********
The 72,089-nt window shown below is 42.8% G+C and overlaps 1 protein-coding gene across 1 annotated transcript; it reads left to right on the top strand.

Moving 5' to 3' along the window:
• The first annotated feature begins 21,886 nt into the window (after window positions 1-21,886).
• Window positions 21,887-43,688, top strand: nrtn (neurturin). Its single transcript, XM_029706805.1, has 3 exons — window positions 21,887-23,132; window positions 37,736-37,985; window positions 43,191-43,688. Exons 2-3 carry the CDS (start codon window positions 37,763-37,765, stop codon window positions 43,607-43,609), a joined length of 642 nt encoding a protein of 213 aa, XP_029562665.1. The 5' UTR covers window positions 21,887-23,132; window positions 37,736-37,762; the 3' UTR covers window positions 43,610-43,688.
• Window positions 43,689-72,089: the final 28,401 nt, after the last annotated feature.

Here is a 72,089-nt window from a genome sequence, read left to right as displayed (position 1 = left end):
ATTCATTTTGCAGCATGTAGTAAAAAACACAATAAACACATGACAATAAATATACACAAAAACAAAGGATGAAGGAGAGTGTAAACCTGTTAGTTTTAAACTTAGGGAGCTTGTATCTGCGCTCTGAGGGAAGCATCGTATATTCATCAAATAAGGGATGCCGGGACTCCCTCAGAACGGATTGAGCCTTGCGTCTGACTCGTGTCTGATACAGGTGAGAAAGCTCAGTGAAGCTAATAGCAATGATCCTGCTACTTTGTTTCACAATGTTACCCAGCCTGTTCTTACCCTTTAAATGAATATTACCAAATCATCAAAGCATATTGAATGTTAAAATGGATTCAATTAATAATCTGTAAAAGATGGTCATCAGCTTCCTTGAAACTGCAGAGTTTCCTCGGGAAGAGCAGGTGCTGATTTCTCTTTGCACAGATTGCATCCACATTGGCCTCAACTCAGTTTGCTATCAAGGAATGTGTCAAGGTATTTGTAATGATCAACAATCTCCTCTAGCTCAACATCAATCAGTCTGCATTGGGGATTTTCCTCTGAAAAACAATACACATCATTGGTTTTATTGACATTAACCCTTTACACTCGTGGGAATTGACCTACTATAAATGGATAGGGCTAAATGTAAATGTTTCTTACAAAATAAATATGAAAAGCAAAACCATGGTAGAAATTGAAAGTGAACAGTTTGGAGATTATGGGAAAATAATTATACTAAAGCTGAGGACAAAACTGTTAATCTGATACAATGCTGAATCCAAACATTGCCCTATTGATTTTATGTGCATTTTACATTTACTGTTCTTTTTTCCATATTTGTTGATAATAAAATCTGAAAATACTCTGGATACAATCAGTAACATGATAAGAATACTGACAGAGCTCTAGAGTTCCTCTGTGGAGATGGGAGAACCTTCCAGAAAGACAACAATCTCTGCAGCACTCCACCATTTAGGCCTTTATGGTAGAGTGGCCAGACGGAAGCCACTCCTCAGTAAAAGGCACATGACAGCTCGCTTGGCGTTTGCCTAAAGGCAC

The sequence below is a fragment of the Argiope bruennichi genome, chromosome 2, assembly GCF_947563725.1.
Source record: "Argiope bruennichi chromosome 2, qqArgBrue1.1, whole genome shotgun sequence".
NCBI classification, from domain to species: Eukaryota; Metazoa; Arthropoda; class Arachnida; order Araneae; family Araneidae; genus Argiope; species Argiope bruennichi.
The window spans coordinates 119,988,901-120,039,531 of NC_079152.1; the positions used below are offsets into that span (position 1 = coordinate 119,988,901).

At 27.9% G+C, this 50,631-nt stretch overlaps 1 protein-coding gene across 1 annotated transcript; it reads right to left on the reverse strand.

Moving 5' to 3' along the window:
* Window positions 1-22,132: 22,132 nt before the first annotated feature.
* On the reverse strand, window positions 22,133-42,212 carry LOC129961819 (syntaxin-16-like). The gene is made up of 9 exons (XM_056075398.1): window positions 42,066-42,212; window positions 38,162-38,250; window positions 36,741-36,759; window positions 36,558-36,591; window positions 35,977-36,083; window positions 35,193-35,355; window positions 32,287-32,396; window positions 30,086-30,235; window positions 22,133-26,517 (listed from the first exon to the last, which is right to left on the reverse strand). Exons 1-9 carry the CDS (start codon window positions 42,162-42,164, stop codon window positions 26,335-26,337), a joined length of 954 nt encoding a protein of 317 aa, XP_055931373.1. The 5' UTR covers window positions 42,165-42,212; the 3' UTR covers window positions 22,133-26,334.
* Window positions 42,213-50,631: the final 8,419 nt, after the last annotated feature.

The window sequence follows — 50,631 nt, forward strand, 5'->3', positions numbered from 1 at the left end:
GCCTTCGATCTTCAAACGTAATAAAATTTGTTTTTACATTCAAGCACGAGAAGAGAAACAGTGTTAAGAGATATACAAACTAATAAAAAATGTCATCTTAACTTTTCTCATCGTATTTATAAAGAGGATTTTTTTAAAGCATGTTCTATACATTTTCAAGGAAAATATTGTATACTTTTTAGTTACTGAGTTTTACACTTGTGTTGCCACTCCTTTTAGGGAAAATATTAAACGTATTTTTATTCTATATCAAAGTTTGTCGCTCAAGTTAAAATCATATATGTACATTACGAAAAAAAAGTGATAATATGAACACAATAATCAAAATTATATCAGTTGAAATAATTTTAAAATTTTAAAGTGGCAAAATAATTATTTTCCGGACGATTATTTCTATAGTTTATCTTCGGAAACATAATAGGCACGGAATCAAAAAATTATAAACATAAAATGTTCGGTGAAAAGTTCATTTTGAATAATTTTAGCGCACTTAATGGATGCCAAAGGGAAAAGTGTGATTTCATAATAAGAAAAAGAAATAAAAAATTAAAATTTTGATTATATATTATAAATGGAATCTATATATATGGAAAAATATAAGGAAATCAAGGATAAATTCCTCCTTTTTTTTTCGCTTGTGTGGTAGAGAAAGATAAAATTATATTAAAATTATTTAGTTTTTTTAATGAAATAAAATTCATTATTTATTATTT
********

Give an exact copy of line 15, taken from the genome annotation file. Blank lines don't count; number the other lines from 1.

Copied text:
* On the reverse strand, window positions 22,133-42,212 carry LOC129961819 (syntaxin-16-like). The gene is made up of 9 exons (XM_056075398.1): window positions 42,066-42,212; window positions 38,162-38,250; window positions 36,741-36,759; window positions 36,558-36,591; window positions 35,977-36,083; window positions 35,193-35,355; window positions 32,287-32,396; window positions 30,086-30,235; window positions 22,133-26,517 (listed from the first exon to the last, which is right to left on the reverse strand). Exons 1-9 carry the CDS (start codon window positions 42,162-42,164, stop codon window positions 26,335-26,337), a joined length of 954 nt encoding a protein of 317 aa, XP_055931373.1. The 5' UTR covers window positions 42,165-42,212; the 3' UTR covers window positions 22,133-26,334.